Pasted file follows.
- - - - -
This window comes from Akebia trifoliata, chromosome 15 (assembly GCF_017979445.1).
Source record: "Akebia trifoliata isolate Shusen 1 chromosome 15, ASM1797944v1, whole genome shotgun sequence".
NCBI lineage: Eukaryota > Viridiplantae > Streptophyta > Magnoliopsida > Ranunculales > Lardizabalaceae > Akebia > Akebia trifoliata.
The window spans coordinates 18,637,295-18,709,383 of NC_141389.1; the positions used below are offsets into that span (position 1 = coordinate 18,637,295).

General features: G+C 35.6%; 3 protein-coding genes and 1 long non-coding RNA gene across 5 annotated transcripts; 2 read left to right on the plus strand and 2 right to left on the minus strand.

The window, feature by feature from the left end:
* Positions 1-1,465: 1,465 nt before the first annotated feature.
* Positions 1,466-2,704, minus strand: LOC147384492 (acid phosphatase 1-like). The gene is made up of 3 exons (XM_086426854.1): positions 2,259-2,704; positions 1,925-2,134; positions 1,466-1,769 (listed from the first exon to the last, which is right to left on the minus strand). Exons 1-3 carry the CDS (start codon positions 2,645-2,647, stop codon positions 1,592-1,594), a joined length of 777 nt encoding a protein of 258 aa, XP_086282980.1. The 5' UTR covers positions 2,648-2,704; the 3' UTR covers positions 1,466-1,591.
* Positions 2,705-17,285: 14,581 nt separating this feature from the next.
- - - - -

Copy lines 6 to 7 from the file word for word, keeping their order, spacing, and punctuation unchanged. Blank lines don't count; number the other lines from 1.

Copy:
The window, feature by feature from the left end:
* Positions 1-1,465: 1,465 nt before the first annotated feature.